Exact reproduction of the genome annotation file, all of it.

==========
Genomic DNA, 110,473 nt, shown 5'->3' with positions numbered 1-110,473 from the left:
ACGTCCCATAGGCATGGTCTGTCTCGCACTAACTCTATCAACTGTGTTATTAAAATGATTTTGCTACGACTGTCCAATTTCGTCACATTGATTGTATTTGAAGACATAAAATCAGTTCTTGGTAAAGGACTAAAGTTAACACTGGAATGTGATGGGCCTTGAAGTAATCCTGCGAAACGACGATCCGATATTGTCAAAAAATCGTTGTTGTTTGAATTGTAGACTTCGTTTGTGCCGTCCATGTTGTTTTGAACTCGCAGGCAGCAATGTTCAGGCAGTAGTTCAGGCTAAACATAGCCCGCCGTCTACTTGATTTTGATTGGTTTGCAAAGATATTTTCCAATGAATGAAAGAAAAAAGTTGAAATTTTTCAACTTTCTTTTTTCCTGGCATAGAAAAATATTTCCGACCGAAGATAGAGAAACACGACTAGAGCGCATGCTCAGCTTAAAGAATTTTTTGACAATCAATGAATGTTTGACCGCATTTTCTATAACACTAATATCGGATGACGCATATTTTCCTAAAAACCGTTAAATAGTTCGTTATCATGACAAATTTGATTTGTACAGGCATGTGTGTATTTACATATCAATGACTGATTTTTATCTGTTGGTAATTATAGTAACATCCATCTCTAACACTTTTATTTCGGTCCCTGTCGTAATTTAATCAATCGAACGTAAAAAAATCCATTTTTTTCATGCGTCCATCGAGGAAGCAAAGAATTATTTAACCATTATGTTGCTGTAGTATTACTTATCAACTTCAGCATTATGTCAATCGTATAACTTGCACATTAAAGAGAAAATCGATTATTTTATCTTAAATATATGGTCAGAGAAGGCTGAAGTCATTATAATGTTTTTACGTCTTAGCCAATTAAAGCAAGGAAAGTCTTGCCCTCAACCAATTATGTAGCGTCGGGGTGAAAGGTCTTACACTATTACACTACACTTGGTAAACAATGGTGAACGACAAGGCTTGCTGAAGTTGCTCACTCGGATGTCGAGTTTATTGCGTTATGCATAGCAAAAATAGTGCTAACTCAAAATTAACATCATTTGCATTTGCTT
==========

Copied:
Genomic DNA, 110,473 nt, shown 5'->3' with positions numbered 1-110,473 from the left:
ACGTCCCATAGGCATGGTCTGTCTCGCACTAACTCTATCAACTGTGTTATTAAAATGATTTTGCTACGACTGTCCAATTTCGTCACATTGATTGTATTTGAAGACATAAAATCAGTTCTTGGTAAAGGACTAAAGTTAACACTGGAATGTGATGGGCCTTGAAGTAATCCTGCGAAACGACGATCCGATATTGTCAAAAAATCGTTGTTGTTTGAATTGTAGACTTCGTTTGTGCCGTCCATGTTGTTTTGAACTCGCAGGCAGCAATGTTCAGGCAGTAGTTCAGGCTAAACATAGCCCGCCGTCTACTTGATTTTGATTGGTTTGCAAAGATATTTTCCAATGAATGAAAGAAAAAAGTTGAAATTTTTCAACTTTCTTTTTTCCTGGCATAGAAAAATATTTCCGACCGAAGATAGAGAAACACGACTAGAGCGCATGCTCAGCTTAAAGAATTTTTTGACAATCAATGAATGTTTGACCGCATTTTCTATAACACTAATATCGGATGACGCATATTTTCCTAAAAACCGTTAAATAGTTCGTTATCATGACAAATTTGATTTGTACAGGCATGTGTGTATTTACATATCAATGACTGATTTTTATCTGTTGGTAATTATAGTAACATCCATCTCTAACACTTTTATTTCGGTCCCTGTCGTAATTTAATCAATCGAACGTAAAAAAATCCATTTTTTTCATGCGTCCATCGAGGAAGCAAAGAATTATTTAACCATTATGTTGCTGTAGTATTACTTATCAACTTCAGCATTATGTCAATCGTATAACTTGCACATTAAAGAGAAAATCGATTATTTTATCTTAAATATATGGTCAGAGAAGGCTGAAGTCATTATAATGTTTTTACGTCTTAGCCAATTAAAGCAAGGAAAGTCTTGCCCTCAACCAATTATGTAGCGTCGGGGTGAAAGGTCTTACACTATTACACTACACTTGGTAAACAATGGTGAACGACAAGGCTTGCTGAAGTTGCTCACTCGGATGTCGAGTTTATTGCGTTATGCATAGCAAAAATAGTGCTAACTCAAAATTAACATCATTTGCATTTGCTT